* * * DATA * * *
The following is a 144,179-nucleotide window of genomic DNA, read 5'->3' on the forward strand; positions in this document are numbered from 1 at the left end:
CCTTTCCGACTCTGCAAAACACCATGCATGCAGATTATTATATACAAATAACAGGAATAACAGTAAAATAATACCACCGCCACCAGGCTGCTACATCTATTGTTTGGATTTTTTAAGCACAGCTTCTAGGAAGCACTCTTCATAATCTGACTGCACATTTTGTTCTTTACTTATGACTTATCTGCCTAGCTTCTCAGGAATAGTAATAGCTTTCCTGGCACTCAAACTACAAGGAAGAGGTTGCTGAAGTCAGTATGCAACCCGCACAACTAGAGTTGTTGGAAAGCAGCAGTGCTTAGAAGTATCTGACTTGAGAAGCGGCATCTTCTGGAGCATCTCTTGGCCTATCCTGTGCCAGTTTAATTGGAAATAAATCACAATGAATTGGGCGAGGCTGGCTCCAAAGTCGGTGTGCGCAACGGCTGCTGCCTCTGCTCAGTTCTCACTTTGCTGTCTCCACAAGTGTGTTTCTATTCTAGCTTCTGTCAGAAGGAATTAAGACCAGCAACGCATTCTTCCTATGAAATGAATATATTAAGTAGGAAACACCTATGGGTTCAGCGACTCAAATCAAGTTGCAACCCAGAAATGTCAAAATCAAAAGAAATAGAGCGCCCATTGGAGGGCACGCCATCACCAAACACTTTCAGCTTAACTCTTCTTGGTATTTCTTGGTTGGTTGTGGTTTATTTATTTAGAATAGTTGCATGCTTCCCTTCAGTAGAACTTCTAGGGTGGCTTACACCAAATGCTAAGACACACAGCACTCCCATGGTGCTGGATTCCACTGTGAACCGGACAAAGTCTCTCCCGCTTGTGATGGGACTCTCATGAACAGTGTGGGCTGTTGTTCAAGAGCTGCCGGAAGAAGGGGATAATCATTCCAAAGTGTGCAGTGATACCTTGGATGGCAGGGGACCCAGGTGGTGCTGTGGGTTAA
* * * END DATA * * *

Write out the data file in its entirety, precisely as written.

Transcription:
The following is a 144,179-nucleotide window of genomic DNA, read 5'->3' on the forward strand; positions in this document are numbered from 1 at the left end:
CCTTTCCGACTCTGCAAAACACCATGCATGCAGATTATTATATACAAATAACAGGAATAACAGTAAAATAATACCACCGCCACCAGGCTGCTACATCTATTGTTTGGATTTTTTAAGCACAGCTTCTAGGAAGCACTCTTCATAATCTGACTGCACATTTTGTTCTTTACTTATGACTTATCTGCCTAGCTTCTCAGGAATAGTAATAGCTTTCCTGGCACTCAAACTACAAGGAAGAGGTTGCTGAAGTCAGTATGCAACCCGCACAACTAGAGTTGTTGGAAAGCAGCAGTGCTTAGAAGTATCTGACTTGAGAAGCGGCATCTTCTGGAGCATCTCTTGGCCTATCCTGTGCCAGTTTAATTGGAAATAAATCACAATGAATTGGGCGAGGCTGGCTCCAAAGTCGGTGTGCGCAACGGCTGCTGCCTCTGCTCAGTTCTCACTTTGCTGTCTCCACAAGTGTGTTTCTATTCTAGCTTCTGTCAGAAGGAATTAAGACCAGCAACGCATTCTTCCTATGAAATGAATATATTAAGTAGGAAACACCTATGGGTTCAGCGACTCAAATCAAGTTGCAACCCAGAAATGTCAAAATCAAAAGAAATAGAGCGCCCATTGGAGGGCACGCCATCACCAAACACTTTCAGCTTAACTCTTCTTGGTATTTCTTGGTTGGTTGTGGTTTATTTATTTAGAATAGTTGCATGCTTCCCTTCAGTAGAACTTCTAGGGTGGCTTACACCAAATGCTAAGACACACAGCACTCCCATGGTGCTGGATTCCACTGTGAACCGGACAAAGTCTCTCCCGCTTGTGATGGGACTCTCATGAACAGTGTGGGCTGTTGTTCAAGAGCTGCCGGAAGAAGGGGATAATCATTCCAAAGTGTGCAGTGATACCTTGGATGGCAGGGGACCCAGGTGGTGCTGTGGGTTAA